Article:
Older man and woman walking on a path.
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Ageing population putting welfare state under pressure

The Nordic welfare states are known for their good and fair public care services. This includes elderly care. In the research project Social Inequalities in Ageing (SIA), researchers from all five Nordic countries have looked at how the ageing population is challenging the welfare state, trends in health inequality among the elderly population, and how these inequalities are created and reproduced.

The project has been led by Johan Fritzell of Karolinska Institutet and Stockholm University. He explains how the main purpose of the project has been to improve knowledge about older people’s living conditions and health, and what it is that creates inequality in health. In addition, the researchers have looked at how elderly care and the healthcare system are being challenged and changed, seen against the backdrop of the Nordic welfare models’ ideal of equality.

What are the most important results from the project?

“Despite more people being in good health, the number of elderly people who need care will increase sharply. This is because we’re in a phase where both the number and proportion of elderly people are increasing markedly. Not least, we’re seeing rapid growth in the population aged 85 or older, often referred to as the very oldest. Our studies around the welfare state have looked at how the states are aligning themselves to address this, and here our research is yielding clear results,” says Fritzell.

“Public-sector provisions for the elderly have worsened substantially, and you have to be more sick and more in need of care to get help than you did 20 years ago. At the same time, we can see clear signs of the privatisation and informalisation of care. This means that more people are paying for private care services, and that adult children and other family members are taking on greater responsibility for care. This is a new trend, which the Nordic countries previously experienced to a lesser degree than the rest of Europe.”

"When care provisions for the elderly depend on the individual’s resources, you can no longer say that you have equal and fair care services."

Johan Fritzell

What can the welfare states do to buck the trend of increasing social divisions in elderly care?

“It’s a policy issue. I think it’s important that the problem is recognised and understood. The pandemic highlighted the lack of quality in elderly care – perhaps especially in Sweden. It was then widely agreed that we must try to improve this. Although the issue has now somewhat disappeared from the Swedish agenda, we saw that elderly care became an important issue in the Danish election campaign last autumn. We’re seeing a gradual shift towards informal and private actors in elderly care, and there’s little to indicate that this trend is going to change. Rather, it will intensify. We must not cry wolf prematurely. The Nordic welfare model still exists, but there are clear signs that it’s weakening.”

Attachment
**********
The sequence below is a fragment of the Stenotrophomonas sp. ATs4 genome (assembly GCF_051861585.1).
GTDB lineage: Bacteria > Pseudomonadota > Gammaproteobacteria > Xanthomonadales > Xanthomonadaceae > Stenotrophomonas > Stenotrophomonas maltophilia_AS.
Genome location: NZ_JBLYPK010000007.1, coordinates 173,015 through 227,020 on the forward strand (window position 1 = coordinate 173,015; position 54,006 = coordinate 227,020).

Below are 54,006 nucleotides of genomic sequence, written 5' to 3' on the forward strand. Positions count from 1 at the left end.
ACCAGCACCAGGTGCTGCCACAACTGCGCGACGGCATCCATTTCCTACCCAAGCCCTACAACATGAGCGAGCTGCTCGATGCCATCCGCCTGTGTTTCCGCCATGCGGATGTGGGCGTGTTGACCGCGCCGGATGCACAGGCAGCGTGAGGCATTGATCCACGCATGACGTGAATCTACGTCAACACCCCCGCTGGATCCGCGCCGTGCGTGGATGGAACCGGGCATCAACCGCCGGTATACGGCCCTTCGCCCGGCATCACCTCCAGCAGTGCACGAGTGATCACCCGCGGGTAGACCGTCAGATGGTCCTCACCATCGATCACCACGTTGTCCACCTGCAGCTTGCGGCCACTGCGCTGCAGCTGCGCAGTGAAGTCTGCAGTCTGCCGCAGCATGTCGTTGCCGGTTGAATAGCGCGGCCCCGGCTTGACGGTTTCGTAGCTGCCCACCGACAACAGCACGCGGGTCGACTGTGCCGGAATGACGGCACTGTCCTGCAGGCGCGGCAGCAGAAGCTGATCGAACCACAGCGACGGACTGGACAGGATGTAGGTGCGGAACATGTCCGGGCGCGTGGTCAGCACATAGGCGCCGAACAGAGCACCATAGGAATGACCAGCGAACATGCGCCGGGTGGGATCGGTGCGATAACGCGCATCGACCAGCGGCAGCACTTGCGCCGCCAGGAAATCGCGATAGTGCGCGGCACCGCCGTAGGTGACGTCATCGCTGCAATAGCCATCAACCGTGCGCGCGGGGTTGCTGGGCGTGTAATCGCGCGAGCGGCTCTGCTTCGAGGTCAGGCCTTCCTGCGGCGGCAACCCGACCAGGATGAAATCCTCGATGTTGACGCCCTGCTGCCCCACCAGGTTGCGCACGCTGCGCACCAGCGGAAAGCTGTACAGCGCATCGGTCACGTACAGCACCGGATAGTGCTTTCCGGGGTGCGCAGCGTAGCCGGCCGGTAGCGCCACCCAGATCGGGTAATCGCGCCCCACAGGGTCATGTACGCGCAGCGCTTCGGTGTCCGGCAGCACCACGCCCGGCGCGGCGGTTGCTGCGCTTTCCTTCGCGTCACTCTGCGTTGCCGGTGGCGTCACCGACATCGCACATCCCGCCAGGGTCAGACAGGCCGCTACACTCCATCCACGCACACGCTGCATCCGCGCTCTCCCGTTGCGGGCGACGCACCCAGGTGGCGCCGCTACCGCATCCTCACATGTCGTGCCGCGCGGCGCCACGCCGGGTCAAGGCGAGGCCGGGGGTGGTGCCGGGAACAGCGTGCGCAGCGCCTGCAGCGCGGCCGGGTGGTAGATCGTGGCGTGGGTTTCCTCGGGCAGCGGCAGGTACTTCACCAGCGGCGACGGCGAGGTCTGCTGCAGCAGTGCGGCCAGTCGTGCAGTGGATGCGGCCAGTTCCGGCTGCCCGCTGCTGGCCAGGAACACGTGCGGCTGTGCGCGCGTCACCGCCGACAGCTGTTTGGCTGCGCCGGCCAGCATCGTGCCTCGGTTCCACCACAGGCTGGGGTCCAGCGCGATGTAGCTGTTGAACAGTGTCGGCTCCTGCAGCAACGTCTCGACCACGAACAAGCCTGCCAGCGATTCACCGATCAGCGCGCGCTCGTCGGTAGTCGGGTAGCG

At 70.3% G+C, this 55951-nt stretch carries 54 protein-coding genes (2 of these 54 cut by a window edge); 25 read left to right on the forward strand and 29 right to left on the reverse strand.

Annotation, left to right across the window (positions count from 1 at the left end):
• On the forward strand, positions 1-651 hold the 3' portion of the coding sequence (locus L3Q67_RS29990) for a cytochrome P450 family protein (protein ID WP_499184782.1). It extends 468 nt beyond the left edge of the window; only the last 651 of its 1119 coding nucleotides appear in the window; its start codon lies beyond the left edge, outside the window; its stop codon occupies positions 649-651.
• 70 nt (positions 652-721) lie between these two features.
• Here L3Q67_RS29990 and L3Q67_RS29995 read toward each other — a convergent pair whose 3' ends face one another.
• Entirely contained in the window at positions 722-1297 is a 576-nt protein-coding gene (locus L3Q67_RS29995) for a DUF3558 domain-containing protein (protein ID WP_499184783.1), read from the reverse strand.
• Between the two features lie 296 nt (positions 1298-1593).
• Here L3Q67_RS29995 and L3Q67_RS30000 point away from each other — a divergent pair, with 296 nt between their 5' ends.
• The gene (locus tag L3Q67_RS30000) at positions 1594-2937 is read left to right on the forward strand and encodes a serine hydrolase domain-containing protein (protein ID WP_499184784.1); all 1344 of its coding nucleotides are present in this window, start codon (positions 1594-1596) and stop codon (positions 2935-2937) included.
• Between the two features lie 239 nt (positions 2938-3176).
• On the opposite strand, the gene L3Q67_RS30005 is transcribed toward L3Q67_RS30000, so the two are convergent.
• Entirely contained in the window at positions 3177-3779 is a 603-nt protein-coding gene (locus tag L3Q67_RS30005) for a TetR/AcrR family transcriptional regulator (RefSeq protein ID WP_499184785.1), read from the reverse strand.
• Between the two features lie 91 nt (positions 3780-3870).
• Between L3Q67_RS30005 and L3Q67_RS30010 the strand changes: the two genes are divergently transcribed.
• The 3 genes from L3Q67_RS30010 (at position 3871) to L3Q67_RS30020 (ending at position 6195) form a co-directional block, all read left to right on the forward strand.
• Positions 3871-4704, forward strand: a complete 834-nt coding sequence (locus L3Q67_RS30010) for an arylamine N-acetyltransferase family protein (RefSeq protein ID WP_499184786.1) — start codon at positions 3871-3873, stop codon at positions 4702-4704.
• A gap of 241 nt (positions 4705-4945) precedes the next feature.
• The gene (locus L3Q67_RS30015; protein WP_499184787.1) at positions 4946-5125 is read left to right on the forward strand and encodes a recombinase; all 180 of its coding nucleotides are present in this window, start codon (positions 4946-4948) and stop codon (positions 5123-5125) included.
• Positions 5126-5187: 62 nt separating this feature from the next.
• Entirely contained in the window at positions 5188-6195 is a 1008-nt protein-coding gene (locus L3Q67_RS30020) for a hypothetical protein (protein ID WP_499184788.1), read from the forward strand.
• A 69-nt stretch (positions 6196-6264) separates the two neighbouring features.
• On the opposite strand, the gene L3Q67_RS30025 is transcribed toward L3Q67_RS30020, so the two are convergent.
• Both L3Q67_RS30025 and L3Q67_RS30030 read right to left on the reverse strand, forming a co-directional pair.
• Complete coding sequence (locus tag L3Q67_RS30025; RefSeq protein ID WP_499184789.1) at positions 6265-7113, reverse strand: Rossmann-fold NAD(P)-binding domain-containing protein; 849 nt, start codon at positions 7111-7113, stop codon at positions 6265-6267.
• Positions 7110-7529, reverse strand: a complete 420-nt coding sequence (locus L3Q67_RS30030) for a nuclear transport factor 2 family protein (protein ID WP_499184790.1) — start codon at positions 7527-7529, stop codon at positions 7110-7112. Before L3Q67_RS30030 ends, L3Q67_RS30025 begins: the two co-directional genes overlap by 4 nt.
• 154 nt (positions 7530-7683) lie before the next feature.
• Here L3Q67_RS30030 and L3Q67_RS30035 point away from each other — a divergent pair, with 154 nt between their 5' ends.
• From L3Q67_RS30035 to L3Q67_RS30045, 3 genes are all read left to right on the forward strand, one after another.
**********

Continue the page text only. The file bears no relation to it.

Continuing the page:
The best thing is to get by without the need for elderly care. What’s the recipe for success in order to do so?

“We’ve actually had a sub-project on this, and our research indicates that the entire life course plays a role. There’s no quick fix, unfortunately. Childhood plays a role, as do education and money. We know that eating healthily and exercise are good for us. But why should you eat healthily and exercise? Our research is focused on the fundamental underlying causes.”

In SIA, you have partners from all the Nordic countries. How has this collaboration worked?

“It’s worked incredibly well. You gain new insights from conducting research at the Nordic level, not least because of the comparative element. Elderly research isn’t the world’s largest field of research, so it’s been very important to bring the field together and develop new collaborations and ideas. And it’s clear that this is how we're wired in the Nordics, making it easier to work together. This isn’t as easy when conducting research at a European level, where there are wider cultural divides.

Nordic special edition of the European Journal of Ageing

In June 2022, the European Journal of Ageing had a special issue with the theme Social Inequalities in Ageing in the Nordic Countries. Here, the researchers from the SIA project contributed both as editors and authors.

In the article “Revisiting the Nordic long‑term care model for older people — still equal?” authors Tine Rostgaard, Frode Jacobsen, Teppo Kröger, and Elin Peterson outline the development of the Nordic countries’ care services for the elderly over the past 20 years.

A main feature is that more and more people are receiving care in the home rather than a place in a care home for the elderly. In Sweden, Norway, and Finland, it is mainly access to nursing homes that has been reduced, while in Denmark the coverage of home care has also decreased. The decline in care homes has been particularly marked in Sweden over the past two decades. Between 2000 and 2015, one in four care homes disappeared. For those over the age of 80, access has fallen from 20 percent in 2000 to 11 percent in 2020. The increase in home services has not been able to cover the downsizing of care homes. At the same time, the waiting time for a place in a care home has increased. In 2008 it averaged 51 days, increasing to 64 days by 2020. By way of explanation, in approximately half of the cases, the municipalities cite a lack of resources


Maria Nilsson

Maria Nilsson

Special Adviser
Guttorm Aanes. Photo: NordForsk

Guttorm Aanes

Head of Communications